Second, the plans of the imperialists mean a system of preference, rebates, special freights, credits, subsidies, guaranteed purchases and prices, or whatever other method and juggling may be adopted to establish in fact a protectionist system of the Empire. The Colonial representatives have all made abundantly clear that on no other basis can business be done. The establishment of such a system, with the inevitable raising of prices and creation of monopolies it will involve, will break down all possibility of the maintenance, far less recovery, of working-class standards, and will grind out a temporary and artificial imperial reconstruction from the unlimited exploitation of the workers. The final and inevitable outcome of such a development, of which signs are already not lacking, would be the establishment of some kind of tariff on food (perhaps in the form of control of foreign purchases and a guaranteed price within the Empire) which would mean the final subjection of the industrial workers.

Third, the establishment of such a system, although under the peaceful and benevolent guise of free trade within the Empire, being in fact an exclusive system of so large a part of the earth’s surface against the world outside, would inevitably mean the bitter hostility and combination of the world powers outside, and in consequence a period of heavy militarist rivalry leading up to a culminating war which would wipe out every gain that could be accomplished by the intensive economic development of the Empire.

These are the real and practical dangers which the new plans of the imperialists are bringing to the British working class. It is because of these dangers that the easy toying with the Empire and Empire development by Labour politicians (the Tory motion in the House of Commons on Empire development was officially received by the Labour Party with “general support”: “They were,” declared their spokesman, Mr. A. Short, “interested no less than hon. members opposite in the progress and development of the British Empire”) is not an act of sentimental folly, but of direct treachery to the most vital interests of the working class.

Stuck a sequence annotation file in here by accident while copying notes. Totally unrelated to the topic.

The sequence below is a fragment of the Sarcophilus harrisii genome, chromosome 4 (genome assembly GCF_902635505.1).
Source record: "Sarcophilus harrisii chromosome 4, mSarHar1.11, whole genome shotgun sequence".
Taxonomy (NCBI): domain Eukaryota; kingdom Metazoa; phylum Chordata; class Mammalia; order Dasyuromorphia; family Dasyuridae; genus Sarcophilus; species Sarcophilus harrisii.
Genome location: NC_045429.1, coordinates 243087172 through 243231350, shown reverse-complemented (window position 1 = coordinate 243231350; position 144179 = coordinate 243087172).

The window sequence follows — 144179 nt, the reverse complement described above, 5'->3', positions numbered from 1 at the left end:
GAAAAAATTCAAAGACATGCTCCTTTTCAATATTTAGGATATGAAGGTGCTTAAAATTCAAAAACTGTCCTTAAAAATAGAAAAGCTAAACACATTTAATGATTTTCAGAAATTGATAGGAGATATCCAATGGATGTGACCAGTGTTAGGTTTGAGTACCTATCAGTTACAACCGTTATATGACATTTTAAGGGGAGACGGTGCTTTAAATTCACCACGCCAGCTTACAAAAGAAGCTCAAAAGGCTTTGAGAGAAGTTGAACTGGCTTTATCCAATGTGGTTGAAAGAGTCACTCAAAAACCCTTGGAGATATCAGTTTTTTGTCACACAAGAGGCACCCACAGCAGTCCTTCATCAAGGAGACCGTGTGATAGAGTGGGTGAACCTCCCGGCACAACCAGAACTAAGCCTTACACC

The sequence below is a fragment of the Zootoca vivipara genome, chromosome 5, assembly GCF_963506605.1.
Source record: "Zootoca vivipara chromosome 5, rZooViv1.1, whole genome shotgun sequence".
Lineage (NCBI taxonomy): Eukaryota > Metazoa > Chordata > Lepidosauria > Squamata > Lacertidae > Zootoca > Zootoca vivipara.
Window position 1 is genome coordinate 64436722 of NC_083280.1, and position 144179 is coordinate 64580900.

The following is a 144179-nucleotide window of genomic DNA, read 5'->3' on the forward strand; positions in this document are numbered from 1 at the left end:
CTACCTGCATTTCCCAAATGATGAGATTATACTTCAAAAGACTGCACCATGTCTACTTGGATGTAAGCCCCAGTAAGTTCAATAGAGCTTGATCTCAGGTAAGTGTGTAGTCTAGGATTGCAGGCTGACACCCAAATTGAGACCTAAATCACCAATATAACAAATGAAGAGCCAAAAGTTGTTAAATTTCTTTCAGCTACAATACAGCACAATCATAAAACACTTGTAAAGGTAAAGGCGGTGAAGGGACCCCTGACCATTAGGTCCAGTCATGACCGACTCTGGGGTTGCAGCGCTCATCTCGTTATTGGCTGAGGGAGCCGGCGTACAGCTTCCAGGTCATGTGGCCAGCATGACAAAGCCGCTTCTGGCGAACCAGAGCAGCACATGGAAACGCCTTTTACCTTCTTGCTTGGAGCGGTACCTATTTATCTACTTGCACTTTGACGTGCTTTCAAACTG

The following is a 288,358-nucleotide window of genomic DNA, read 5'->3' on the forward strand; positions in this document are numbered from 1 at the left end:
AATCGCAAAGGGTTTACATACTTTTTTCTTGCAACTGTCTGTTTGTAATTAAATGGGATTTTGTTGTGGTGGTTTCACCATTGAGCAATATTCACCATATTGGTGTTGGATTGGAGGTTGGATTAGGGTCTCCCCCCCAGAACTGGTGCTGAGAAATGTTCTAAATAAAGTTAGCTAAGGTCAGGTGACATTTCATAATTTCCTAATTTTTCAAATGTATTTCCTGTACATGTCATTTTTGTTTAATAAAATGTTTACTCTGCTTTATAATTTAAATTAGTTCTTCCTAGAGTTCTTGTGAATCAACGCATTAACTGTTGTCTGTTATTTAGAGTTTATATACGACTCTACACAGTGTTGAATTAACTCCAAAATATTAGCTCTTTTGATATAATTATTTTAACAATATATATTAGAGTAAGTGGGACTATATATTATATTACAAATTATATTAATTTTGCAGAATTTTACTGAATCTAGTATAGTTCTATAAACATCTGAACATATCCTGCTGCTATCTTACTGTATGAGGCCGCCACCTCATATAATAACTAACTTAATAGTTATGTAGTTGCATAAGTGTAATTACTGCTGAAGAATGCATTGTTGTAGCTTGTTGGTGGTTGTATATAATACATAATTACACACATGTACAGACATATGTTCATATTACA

To fight these dangers will need the most vigorous rallying of every effective force of the working-class movement. It is no good endeavouring to fight them on the old liberal formula of free trade. Free trade is out of date in its old liberal laisser-faire sense and has ceased to hold. It held against the new imperialist attack in the decade before the war because it was maintained by the combination of the industrial workers and the older capitalist interests of textiles and shipping. Both these holds are weakening to-day. The Bradford resolution on a tariff has revealed the weakening hold in textiles. The Glasgow revolt against free trade has revealed the weakening hold in Labour. Tariff reform and the Empire is the British form of Fascism, the British form of winning over the workers to capitalist leadership by appearing to offer them some prospect of solid advantage and development.

Against these it is necessary to set a positive alternative, and not the negative grounds of free trade and national self-government. The new tendencies that are showing themselves are a symptom of the fact that the national basis has broken down, and that a wider than national economic organisation is already essential in the present conditions of production. But the Empire is only the extension of all the old nationalist evils on to a larger scale. The only practical alternative now that meets the actual needs of present-day production is the Workers’ International, the World Union of Soviet Republics for the world organisation of production.

We have reached a stage when the only alternative to the Empire is the International, and we have got to show that the International is the only alternative to the Empire. We have got to show that the Empire is a slave-compound, leading nowhere, and with destruction and war as its outcome. And we have got to show that the International is the real path of the British workers as of the Colonial workers in the Empire, united in revolt and in the common struggle of mastering the conditions of production, and united with all the other workers of the world in the future reign of free humanity.